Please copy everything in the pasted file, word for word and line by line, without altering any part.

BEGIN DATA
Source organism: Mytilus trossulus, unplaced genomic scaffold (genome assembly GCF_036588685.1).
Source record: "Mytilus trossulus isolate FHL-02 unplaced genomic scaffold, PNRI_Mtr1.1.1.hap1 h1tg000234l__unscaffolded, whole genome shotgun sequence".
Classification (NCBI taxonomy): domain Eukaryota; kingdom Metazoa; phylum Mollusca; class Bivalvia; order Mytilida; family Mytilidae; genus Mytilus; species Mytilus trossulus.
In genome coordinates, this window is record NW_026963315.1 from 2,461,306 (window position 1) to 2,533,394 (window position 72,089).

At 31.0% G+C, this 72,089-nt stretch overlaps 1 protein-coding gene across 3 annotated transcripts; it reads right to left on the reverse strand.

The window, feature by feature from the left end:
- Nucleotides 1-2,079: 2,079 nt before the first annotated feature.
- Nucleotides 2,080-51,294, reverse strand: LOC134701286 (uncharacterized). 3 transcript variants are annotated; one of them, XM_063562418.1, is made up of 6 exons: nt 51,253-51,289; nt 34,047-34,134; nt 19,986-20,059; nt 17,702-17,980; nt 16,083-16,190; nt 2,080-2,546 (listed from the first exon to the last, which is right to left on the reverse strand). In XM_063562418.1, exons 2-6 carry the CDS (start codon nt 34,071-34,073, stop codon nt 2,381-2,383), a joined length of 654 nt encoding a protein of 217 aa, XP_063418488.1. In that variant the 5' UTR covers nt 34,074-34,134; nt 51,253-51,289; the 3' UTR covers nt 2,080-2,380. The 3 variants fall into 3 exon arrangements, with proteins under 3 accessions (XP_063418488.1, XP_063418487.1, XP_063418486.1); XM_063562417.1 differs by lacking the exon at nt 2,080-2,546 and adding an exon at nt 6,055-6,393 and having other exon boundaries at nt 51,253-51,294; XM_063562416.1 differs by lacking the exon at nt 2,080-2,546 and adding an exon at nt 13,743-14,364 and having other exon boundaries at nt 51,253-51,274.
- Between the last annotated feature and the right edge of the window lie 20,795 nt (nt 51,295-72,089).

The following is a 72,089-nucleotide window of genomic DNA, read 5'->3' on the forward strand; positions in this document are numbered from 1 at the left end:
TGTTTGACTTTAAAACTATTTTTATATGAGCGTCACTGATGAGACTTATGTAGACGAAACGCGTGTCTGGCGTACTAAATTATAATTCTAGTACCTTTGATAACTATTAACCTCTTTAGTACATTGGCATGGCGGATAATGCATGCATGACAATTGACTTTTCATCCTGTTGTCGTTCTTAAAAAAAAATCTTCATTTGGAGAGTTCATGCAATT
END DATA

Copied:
Source organism: Mytilus trossulus, unplaced genomic scaffold (genome assembly GCF_036588685.1).
Source record: "Mytilus trossulus isolate FHL-02 unplaced genomic scaffold, PNRI_Mtr1.1.1.hap1 h1tg000234l__unscaffolded, whole genome shotgun sequence".
Classification (NCBI taxonomy): domain Eukaryota; kingdom Metazoa; phylum Mollusca; class Bivalvia; order Mytilida; family Mytilidae; genus Mytilus; species Mytilus trossulus.
In genome coordinates, this window is record NW_026963315.1 from 2,461,306 (window position 1) to 2,533,394 (window position 72,089).

At 31.0% G+C, this 72,089-nt stretch overlaps 1 protein-coding gene across 3 annotated transcripts; it reads right to left on the reverse strand.

The window, feature by feature from the left end:
- Nucleotides 1-2,079: 2,079 nt before the first annotated feature.
- Nucleotides 2,080-51,294, reverse strand: LOC134701286 (uncharacterized). 3 transcript variants are annotated; one of them, XM_063562418.1, is made up of 6 exons: nt 51,253-51,289; nt 34,047-34,134; nt 19,986-20,059; nt 17,702-17,980; nt 16,083-16,190; nt 2,080-2,546 (listed from the first exon to the last, which is right to left on the reverse strand). In XM_063562418.1, exons 2-6 carry the CDS (start codon nt 34,071-34,073, stop codon nt 2,381-2,383), a joined length of 654 nt encoding a protein of 217 aa, XP_063418488.1. In that variant the 5' UTR covers nt 34,074-34,134; nt 51,253-51,289; the 3' UTR covers nt 2,080-2,380. The 3 variants fall into 3 exon arrangements, with proteins under 3 accessions (XP_063418488.1, XP_063418487.1, XP_063418486.1); XM_063562417.1 differs by lacking the exon at nt 2,080-2,546 and adding an exon at nt 6,055-6,393 and having other exon boundaries at nt 51,253-51,294; XM_063562416.1 differs by lacking the exon at nt 2,080-2,546 and adding an exon at nt 13,743-14,364 and having other exon boundaries at nt 51,253-51,274.
- Between the last annotated feature and the right edge of the window lie 20,795 nt (nt 51,295-72,089).

The following is a 72,089-nucleotide window of genomic DNA, read 5'->3' on the forward strand; positions in this document are numbered from 1 at the left end:
TGTTTGACTTTAAAACTATTTTTATATGAGCGTCACTGATGAGACTTATGTAGACGAAACGCGTGTCTGGCGTACTAAATTATAATTCTAGTACCTTTGATAACTATTAACCTCTTTAGTACATTGGCATGGCGGATAATGCATGCATGACAATTGACTTTTCATCCTGTTGTCGTTCTTAAAAAAAAATCTTCATTTGGAGAGTTCATGCAATT